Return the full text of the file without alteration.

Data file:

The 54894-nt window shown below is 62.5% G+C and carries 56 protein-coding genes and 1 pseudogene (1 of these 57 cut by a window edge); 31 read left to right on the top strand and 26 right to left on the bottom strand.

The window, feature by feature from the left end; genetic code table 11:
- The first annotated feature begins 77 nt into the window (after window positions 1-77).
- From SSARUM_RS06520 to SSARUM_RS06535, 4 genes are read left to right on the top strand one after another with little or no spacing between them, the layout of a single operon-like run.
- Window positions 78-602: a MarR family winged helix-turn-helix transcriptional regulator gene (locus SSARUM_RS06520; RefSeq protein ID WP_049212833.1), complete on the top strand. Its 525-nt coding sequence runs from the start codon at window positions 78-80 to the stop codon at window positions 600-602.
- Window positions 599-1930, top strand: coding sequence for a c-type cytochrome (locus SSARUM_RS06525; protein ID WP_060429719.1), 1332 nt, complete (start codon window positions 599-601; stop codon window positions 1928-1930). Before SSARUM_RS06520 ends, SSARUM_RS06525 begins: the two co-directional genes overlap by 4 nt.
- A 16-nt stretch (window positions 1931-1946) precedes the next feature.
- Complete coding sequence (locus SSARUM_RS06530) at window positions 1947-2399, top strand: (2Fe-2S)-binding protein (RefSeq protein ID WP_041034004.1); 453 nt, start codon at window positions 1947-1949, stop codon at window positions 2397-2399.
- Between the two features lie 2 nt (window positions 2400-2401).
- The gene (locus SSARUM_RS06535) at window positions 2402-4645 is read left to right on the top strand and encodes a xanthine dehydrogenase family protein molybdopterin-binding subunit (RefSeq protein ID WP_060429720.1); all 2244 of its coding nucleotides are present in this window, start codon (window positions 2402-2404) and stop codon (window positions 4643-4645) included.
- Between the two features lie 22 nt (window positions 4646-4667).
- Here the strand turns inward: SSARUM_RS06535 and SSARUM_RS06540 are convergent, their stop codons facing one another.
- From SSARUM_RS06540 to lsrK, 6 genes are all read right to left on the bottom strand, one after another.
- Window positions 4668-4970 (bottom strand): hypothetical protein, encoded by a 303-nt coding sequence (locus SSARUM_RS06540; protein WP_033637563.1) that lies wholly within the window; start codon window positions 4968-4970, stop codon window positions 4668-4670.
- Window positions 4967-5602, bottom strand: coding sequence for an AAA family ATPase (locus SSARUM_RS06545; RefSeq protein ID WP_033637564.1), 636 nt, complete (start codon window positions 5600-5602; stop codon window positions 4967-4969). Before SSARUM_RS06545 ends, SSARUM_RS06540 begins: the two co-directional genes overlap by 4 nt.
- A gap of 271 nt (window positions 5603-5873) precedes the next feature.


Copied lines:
The 54894-nt window shown below is 62.5% G+C and carries 56 protein-coding genes and 1 pseudogene (1 of these 57 cut by a window edge); 31 read left to right on the top strand and 26 right to left on the bottom strand.

The window, feature by feature from the left end; genetic code table 11:
- The first annotated feature begins 77 nt into the window (after window positions 1-77).
- From SSARUM_RS06520 to SSARUM_RS06535, 4 genes are read left to right on the top strand one after another with little or no spacing between them, the layout of a single operon-like run.
- Window positions 78-602: a MarR family winged helix-turn-helix transcriptional regulator gene (locus SSARUM_RS06520; RefSeq protein ID WP_049212833.1), complete on the top strand. Its 525-nt coding sequence runs from the start codon at window positions 78-80 to the stop codon at window positions 600-602.
- Window positions 599-1930, top strand: coding sequence for a c-type cytochrome (locus SSARUM_RS06525; protein ID WP_060429719.1), 1332 nt, complete (start codon window positions 599-601; stop codon window positions 1928-1930). Before SSARUM_RS06520 ends, SSARUM_RS06525 begins: the two co-directional genes overlap by 4 nt.
- A 16-nt stretch (window positions 1931-1946) precedes the next feature.
- Complete coding sequence (locus SSARUM_RS06530) at window positions 1947-2399, top strand: (2Fe-2S)-binding protein (RefSeq protein ID WP_041034004.1); 453 nt, start codon at window positions 1947-1949, stop codon at window positions 2397-2399.
- Between the two features lie 2 nt (window positions 2400-2401).
- The gene (locus SSARUM_RS06535) at window positions 2402-4645 is read left to right on the top strand and encodes a xanthine dehydrogenase family protein molybdopterin-binding subunit (RefSeq protein ID WP_060429720.1); all 2244 of its coding nucleotides are present in this window, start codon (window positions 2402-2404) and stop codon (window positions 4643-4645) included.
- Between the two features lie 22 nt (window positions 4646-4667).
- Here the strand turns inward: SSARUM_RS06535 and SSARUM_RS06540 are convergent, their stop codons facing one another.
- From SSARUM_RS06540 to lsrK, 6 genes are all read right to left on the bottom strand, one after another.
- Window positions 4668-4970 (bottom strand): hypothetical protein, encoded by a 303-nt coding sequence (locus SSARUM_RS06540; protein WP_033637563.1) that lies wholly within the window; start codon window positions 4968-4970, stop codon window positions 4668-4670.
- Window positions 4967-5602, bottom strand: coding sequence for an AAA family ATPase (locus SSARUM_RS06545; RefSeq protein ID WP_033637564.1), 636 nt, complete (start codon window positions 5600-5602; stop codon window positions 4967-4969). Before SSARUM_RS06545 ends, SSARUM_RS06540 begins: the two co-directional genes overlap by 4 nt.
- A gap of 271 nt (window positions 5603-5873) precedes the next feature.